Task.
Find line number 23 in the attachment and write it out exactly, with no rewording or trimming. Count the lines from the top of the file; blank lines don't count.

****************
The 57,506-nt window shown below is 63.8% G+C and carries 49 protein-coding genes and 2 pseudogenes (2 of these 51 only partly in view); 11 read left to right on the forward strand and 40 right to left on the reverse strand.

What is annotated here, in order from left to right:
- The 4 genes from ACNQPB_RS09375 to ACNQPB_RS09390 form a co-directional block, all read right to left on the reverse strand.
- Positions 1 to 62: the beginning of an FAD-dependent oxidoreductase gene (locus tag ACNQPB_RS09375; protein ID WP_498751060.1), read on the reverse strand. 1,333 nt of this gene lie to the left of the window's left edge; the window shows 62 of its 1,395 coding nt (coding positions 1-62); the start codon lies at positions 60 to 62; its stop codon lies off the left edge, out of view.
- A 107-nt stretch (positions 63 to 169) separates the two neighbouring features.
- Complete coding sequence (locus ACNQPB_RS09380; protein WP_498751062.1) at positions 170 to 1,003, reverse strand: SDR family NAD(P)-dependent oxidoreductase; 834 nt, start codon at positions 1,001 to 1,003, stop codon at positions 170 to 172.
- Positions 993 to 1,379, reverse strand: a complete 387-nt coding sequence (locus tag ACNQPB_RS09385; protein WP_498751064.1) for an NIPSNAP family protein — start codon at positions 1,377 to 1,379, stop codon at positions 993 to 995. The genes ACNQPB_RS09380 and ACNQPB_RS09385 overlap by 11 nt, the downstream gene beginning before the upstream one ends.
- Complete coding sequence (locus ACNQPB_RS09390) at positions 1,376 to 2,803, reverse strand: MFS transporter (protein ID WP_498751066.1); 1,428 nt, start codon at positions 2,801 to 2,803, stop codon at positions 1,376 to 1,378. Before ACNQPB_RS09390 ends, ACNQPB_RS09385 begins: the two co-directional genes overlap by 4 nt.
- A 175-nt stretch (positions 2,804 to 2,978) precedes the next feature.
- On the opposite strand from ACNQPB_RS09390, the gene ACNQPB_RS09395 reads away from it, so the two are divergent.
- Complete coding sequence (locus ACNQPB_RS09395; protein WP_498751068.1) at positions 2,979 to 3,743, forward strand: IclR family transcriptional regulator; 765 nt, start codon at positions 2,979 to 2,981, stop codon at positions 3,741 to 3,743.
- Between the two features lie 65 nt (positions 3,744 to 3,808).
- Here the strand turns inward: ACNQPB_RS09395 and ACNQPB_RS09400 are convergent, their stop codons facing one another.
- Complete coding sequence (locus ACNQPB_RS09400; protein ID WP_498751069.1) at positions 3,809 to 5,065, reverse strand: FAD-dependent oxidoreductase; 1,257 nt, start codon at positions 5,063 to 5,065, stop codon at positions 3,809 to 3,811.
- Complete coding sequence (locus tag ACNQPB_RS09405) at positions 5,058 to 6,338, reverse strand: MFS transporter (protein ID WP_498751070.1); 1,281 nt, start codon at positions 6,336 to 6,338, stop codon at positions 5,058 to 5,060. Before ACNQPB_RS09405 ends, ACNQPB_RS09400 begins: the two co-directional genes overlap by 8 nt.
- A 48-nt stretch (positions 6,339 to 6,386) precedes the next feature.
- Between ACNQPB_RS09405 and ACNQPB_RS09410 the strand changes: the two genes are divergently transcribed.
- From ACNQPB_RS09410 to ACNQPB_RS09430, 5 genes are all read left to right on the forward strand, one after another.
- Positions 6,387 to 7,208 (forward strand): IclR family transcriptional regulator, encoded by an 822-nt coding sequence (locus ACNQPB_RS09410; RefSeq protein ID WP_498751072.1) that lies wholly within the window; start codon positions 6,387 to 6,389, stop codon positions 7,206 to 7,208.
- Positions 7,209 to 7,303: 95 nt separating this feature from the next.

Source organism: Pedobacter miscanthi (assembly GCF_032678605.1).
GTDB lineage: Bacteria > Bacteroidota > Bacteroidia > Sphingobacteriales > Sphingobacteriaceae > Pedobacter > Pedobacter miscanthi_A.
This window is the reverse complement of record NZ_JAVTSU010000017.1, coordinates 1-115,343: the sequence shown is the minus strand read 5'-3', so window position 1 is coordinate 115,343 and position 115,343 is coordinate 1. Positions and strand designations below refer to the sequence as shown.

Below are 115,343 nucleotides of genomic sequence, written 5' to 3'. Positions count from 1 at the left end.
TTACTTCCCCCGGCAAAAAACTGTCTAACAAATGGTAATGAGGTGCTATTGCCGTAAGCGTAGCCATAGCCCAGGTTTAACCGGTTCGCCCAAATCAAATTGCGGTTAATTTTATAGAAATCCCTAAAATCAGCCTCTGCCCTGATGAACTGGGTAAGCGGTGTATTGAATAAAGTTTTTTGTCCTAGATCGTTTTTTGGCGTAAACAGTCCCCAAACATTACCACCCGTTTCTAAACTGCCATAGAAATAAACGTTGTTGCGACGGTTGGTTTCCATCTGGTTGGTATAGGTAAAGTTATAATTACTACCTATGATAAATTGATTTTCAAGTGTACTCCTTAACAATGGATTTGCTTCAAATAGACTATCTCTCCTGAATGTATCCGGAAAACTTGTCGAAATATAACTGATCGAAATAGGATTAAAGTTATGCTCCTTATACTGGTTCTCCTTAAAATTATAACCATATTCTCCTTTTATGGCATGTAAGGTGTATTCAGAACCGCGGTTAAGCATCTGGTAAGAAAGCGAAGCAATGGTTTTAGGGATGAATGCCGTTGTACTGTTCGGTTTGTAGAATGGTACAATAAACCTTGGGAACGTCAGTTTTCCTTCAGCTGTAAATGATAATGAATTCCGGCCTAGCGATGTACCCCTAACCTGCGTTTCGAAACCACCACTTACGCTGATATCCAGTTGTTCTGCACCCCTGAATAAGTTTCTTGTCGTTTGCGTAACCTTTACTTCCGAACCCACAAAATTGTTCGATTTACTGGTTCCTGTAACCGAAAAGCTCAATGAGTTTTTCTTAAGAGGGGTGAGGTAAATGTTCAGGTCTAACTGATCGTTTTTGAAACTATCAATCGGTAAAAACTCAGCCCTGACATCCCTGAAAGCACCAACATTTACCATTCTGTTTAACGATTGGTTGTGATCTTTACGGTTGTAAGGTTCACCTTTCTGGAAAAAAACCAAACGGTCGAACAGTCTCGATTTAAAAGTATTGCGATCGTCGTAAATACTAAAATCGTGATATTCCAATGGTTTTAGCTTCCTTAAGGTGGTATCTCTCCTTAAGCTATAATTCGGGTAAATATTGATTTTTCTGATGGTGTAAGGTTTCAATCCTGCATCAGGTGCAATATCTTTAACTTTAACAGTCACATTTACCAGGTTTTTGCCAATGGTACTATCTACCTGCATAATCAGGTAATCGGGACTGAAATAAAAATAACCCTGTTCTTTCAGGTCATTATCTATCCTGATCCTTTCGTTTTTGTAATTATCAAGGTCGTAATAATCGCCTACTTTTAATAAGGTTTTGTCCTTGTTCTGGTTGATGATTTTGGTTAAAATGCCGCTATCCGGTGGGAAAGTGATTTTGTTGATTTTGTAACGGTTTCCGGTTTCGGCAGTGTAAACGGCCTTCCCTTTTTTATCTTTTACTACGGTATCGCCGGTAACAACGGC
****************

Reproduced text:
This window is the reverse complement of record NZ_JAVTSU010000017.1, coordinates 1-115,343: the sequence shown is the minus strand read 5'-3', so window position 1 is coordinate 115,343 and position 115,343 is coordinate 1. Positions and strand designations below refer to the sequence as shown.